M.I.A.'s NFL Contract: Rapper Pays Any FCC Fines
Guess what, M.I.A.? A FCC fine may be all yours if the NFL or NBC get fined for your middle finger during halftime. It seems that liability for M.I.A.'s NBC middle finger snafu may have been addressed in her contract. The NFL reportedly had her sign a contract that mentions FCC fines.
The agreement explicitly stated that she would take responsibility for any FCC-related fines resulting from her on-screen behavior.
M.I.A. took the stage alongside pop icon Madonna and rapper Nicki Minaj during the Super Bowl's halftime show.
Madonna performed a few of her former hits, including "Vogue." She then turned to her new single, "Give Me All Your Luvin'," which features M.I.A. and Nicki Minaj. The two artists sang with Madonna.
But M.I.A. decided to go a little risqué. She "stole" the show with an obscene gesture, and nearly sang an offensive word. NBC was unable to block it. M.I.A.'s middle finger was subsequently broadcast nationwide.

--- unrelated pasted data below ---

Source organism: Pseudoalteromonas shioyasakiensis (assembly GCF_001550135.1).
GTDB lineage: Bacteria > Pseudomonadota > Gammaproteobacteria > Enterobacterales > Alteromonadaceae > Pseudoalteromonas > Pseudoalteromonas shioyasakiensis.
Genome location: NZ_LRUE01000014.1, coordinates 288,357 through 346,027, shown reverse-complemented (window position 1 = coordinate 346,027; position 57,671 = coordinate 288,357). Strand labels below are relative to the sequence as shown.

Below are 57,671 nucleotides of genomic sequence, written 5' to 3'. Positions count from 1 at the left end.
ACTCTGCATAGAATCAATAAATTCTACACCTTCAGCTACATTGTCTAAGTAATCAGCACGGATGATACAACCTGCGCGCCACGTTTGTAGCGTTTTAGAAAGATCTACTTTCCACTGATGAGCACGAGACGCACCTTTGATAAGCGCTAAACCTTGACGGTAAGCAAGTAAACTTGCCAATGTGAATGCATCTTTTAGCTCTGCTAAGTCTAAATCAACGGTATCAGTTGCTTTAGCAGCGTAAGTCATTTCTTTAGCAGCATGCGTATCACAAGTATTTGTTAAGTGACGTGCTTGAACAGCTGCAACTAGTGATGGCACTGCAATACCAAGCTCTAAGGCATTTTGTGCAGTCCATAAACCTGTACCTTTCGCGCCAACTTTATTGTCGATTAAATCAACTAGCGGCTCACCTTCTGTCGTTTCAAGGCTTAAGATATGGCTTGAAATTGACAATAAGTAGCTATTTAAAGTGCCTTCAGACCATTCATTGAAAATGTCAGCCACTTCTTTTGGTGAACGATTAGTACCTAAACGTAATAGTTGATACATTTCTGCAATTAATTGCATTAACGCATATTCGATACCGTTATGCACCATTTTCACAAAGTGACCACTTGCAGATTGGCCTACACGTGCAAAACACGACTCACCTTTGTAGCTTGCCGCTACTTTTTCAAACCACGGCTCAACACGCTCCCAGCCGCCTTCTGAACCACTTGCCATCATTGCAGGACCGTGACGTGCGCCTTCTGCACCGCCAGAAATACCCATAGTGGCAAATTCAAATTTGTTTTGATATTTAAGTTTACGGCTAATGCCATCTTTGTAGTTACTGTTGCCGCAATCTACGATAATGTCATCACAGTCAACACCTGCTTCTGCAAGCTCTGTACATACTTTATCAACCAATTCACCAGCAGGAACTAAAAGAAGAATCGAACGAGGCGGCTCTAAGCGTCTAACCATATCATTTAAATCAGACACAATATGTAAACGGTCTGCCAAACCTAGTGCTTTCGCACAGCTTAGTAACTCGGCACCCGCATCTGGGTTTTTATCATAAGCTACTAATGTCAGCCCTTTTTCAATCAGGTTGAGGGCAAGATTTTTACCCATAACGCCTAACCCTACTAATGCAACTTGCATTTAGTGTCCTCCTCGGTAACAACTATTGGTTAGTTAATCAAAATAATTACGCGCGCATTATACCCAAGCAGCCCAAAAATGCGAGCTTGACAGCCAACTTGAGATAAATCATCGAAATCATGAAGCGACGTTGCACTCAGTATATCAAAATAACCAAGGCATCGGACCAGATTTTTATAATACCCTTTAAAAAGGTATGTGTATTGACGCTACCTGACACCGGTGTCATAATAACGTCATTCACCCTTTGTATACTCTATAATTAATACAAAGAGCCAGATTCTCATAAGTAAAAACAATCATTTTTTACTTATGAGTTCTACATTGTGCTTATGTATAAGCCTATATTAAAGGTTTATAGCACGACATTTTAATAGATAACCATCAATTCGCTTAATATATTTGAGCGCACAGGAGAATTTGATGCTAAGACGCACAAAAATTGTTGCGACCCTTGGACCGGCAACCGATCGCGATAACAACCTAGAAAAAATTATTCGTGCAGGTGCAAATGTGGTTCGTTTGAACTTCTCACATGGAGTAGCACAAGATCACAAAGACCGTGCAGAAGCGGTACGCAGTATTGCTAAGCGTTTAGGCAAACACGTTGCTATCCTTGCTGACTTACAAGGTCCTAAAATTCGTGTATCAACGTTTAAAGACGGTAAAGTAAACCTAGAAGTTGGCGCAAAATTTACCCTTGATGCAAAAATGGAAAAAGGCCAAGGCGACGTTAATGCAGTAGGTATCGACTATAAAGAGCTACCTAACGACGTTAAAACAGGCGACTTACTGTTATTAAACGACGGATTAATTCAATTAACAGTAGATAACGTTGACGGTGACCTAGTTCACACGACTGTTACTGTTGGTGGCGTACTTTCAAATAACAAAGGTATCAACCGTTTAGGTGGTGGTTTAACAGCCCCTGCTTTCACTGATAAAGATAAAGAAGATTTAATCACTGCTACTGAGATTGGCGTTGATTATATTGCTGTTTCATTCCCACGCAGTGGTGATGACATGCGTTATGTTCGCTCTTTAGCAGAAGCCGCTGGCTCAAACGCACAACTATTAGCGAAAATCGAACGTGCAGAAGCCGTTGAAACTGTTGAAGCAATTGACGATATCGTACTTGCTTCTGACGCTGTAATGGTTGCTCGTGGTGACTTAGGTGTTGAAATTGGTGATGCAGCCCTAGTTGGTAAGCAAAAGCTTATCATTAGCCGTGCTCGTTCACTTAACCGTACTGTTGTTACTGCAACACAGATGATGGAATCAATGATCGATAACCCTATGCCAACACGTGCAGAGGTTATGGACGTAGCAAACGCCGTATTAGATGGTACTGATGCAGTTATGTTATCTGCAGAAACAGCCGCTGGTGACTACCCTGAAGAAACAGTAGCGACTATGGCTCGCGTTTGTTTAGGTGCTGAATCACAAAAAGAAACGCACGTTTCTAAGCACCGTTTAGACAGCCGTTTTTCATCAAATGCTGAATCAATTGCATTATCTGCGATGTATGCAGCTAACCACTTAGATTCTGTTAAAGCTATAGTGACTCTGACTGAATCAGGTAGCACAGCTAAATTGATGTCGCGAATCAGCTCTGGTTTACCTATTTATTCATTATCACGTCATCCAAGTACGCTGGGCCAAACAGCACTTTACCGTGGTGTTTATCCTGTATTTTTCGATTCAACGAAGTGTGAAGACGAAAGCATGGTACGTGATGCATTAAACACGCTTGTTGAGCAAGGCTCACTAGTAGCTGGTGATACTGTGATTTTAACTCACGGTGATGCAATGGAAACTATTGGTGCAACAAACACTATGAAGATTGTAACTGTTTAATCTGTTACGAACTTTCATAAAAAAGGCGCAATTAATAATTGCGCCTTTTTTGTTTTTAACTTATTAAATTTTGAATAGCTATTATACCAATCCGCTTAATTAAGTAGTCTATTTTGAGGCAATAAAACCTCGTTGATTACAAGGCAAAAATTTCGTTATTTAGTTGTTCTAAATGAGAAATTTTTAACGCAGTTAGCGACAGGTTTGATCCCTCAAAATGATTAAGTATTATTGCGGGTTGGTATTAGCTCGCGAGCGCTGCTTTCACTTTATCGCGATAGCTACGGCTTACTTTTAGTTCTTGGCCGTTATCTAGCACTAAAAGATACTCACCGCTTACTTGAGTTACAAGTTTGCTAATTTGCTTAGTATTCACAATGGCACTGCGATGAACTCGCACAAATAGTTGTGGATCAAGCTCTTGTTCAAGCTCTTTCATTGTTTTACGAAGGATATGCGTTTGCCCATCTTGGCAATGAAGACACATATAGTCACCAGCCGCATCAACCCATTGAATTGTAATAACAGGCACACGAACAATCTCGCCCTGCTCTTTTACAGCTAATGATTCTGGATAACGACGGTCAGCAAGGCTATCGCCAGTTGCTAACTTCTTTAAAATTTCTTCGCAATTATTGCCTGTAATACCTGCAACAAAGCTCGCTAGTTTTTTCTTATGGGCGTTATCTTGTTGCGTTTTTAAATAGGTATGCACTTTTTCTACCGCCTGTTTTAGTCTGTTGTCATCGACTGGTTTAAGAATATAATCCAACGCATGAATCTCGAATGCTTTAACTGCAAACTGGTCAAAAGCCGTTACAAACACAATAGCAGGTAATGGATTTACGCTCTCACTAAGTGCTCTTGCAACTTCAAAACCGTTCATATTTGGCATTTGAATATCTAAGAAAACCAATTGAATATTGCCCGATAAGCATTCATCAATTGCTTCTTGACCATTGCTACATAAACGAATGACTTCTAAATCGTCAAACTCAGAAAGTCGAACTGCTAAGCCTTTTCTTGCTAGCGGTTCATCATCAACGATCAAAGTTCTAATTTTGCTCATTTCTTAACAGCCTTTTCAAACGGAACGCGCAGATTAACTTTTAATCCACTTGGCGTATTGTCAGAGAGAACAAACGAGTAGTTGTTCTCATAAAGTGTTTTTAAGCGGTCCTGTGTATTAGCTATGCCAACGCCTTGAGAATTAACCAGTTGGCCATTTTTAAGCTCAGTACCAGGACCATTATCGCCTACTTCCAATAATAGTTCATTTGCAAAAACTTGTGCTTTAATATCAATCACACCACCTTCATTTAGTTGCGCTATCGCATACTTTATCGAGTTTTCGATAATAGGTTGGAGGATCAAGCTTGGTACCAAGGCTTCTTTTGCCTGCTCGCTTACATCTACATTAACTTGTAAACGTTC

M.I.A. may end up paying thousands of dollars. Janet Jackson and Justin Timberlake's breast-baring debacle cost CBS $550,000 in fines. The fine was later thrown out by an appeals court.
The new contract provision seems to have been born out of "Nipplegate." Most likely, neither the NFL nor NBC wanted to take the hit for any stars that decided to go off-script.
And maybe that was prudent. Some organizations, including the Parents Television Council, are not pleased with M.I.A.'s performance. They likened her controversial gesture as "the selfish acts of a desperate performer."
Ouch. Those statements might actually hurt M.I.A. as much as an FCC fine. So far no apologies have come from M.I.A., but NBC has been quick to jump on the "sorry" bandwagon. A network spokesman said it was an inappropriate gesture that their system was unable to catch.
- Apologies from NFL, NBC after M.I.A. flips bird (Sports Illustrated)
- Supreme Court Sends Janet Jackson Wardrobe Malfunction Case Back to Lower Court (FindLaw's Courtside)
- CBS Wins Janet Jackson Wardrobe Malfunction Appeal (FindLaw's U.S. Third Circuit Blog)
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